They sat in their father's study, listening to the reading of his will. Amanda looked beautiful as always, even in mourning black. Her dress was stylish; she'd have it no other way. Adorned with lace and tiny beads in artful designs, it was actually more flattering than some of her fancier gowns. Her coiffure wasn't as frivolous as usual, the golden ringlets more tightly contained for once.

Marian, on the other hand, was as unnoticeable as usual. There were no intricate frills on her black dress to be admired, no stylish bangs to frame her face or detract from the ugly spectacles that dominated her appearance. She was the moth next to the butterfly. While she suspected it was easy to be the butterfly, she knew for sure it was hard work being the moth.

The room was almost unrecognizable, with Mortimer's lawyer sitting behind the desk, rather than Mortimer. They knew Albert Bridges well. He had often been invited to dinner when their father found himself strapped for time and brought his work home with him.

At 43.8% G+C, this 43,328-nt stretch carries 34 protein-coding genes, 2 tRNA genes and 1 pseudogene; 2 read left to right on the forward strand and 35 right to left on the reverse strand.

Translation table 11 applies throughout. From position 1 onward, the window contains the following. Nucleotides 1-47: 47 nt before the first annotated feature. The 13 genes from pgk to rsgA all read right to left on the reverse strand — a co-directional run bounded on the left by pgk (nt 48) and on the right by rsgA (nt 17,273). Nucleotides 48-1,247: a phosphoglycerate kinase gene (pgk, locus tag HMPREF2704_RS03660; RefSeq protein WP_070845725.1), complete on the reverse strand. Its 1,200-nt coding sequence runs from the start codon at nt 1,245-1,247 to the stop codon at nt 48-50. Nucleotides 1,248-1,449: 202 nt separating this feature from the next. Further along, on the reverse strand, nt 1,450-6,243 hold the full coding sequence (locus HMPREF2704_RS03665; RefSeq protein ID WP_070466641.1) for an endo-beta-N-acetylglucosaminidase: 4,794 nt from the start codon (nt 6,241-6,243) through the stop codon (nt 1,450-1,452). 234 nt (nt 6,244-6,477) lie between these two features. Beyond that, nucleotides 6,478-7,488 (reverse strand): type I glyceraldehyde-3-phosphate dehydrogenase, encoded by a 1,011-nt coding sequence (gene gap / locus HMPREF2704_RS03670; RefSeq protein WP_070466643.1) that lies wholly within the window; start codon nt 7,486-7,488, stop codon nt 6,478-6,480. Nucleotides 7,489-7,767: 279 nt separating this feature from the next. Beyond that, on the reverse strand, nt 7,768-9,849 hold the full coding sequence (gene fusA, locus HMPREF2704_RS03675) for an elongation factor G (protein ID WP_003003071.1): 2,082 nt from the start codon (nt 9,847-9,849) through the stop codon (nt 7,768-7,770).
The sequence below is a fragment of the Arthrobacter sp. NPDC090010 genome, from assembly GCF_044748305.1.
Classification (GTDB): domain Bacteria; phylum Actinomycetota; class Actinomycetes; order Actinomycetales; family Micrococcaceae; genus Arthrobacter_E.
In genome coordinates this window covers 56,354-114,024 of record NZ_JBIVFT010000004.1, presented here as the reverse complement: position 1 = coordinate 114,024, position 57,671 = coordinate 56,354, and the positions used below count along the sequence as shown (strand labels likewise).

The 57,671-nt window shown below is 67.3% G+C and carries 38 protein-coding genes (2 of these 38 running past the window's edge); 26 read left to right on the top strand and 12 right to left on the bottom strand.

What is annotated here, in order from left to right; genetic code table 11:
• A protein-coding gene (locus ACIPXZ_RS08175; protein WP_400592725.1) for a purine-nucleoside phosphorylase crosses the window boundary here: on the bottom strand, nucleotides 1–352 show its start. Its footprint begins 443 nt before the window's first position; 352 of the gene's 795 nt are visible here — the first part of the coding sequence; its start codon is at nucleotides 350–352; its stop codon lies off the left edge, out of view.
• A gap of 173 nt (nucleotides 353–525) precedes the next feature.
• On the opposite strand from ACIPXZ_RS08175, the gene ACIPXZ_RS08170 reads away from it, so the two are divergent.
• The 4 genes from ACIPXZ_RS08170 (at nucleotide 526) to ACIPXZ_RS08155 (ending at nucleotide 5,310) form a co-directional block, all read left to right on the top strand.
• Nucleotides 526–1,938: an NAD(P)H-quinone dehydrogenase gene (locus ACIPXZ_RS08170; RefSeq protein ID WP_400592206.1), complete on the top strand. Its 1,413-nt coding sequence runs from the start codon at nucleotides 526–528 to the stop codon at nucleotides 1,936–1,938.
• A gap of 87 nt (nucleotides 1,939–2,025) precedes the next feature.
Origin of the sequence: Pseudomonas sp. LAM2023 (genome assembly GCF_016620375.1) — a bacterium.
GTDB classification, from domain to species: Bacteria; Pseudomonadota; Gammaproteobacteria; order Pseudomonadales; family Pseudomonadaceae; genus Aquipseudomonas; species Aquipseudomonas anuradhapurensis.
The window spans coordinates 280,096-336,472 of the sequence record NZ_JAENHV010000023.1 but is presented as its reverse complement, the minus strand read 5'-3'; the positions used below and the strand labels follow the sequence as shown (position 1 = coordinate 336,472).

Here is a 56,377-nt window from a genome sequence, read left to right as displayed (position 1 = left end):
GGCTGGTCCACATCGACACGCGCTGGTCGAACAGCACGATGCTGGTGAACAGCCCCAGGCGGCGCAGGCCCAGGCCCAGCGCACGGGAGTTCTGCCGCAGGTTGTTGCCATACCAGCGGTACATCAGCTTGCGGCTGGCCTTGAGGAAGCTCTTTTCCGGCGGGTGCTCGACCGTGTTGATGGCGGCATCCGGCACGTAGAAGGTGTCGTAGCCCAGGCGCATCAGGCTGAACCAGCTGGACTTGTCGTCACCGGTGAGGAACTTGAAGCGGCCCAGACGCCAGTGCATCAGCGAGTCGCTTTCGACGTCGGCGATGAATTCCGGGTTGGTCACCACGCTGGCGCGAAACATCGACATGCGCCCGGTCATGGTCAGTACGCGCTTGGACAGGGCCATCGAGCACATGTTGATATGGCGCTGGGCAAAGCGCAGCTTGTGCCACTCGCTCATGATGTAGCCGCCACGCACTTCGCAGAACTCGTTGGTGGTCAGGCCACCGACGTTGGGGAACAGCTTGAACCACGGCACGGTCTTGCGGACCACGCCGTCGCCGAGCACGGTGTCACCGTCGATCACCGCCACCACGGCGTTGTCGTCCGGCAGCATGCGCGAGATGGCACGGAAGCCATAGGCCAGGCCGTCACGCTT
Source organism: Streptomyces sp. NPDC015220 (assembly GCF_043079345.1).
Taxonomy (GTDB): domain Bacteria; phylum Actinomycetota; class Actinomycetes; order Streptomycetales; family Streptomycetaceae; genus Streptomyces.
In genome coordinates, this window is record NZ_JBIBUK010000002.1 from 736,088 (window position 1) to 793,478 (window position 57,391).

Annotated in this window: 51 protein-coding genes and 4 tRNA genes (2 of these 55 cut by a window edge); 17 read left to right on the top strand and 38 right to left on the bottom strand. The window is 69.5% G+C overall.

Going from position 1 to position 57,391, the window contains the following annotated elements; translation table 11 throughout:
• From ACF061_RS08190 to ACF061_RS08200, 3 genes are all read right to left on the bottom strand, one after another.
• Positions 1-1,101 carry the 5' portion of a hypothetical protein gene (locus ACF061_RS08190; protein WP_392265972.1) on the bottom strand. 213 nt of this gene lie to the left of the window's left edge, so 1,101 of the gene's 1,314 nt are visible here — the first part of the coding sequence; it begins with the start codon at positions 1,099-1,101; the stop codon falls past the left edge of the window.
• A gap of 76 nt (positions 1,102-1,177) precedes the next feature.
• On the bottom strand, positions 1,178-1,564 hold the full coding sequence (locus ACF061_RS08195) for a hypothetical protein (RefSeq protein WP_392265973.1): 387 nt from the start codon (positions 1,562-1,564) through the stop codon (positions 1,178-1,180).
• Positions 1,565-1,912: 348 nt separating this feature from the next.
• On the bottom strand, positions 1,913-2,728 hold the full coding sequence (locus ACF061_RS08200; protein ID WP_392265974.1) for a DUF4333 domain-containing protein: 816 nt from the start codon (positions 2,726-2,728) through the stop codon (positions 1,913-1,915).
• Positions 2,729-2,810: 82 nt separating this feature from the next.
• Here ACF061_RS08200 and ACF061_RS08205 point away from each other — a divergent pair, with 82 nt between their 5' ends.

Albert usually called the sisters by their first names. He'd known them long enough to do so. But today he addressed each of them as Miss Laton and he seemed uncomfortable doing his job.

There had been no surprises in the will so far. A few family servants had been left small bequests, but the bulk of Mortimer's estate had been left to his daughters—equally. Once again, it was only his affection he hadn't divided equally, never his wealth. There were interests in a half dozen businesses, income property in town as well as other parts of the state, a bank account larger than either girl could have imagined. But no real surprises—until the end.

"There is one stipulation," Albert told diem, pulling at his collar nervously. "Your father wanted to assure that you would be well taken care of, and not be fooled by fortune hunters merely interested in your inheritance. So other than for essentials, none of his estate will be transferred to you until you marry. And until that time, his sister, Mrs. Frank Dunn, will be your guardian."

Amanda said nothing. She was frowning, but she hadn't yet fully grasped the implications. Marian watched her, waiting for the storm to erupt once it sunk in.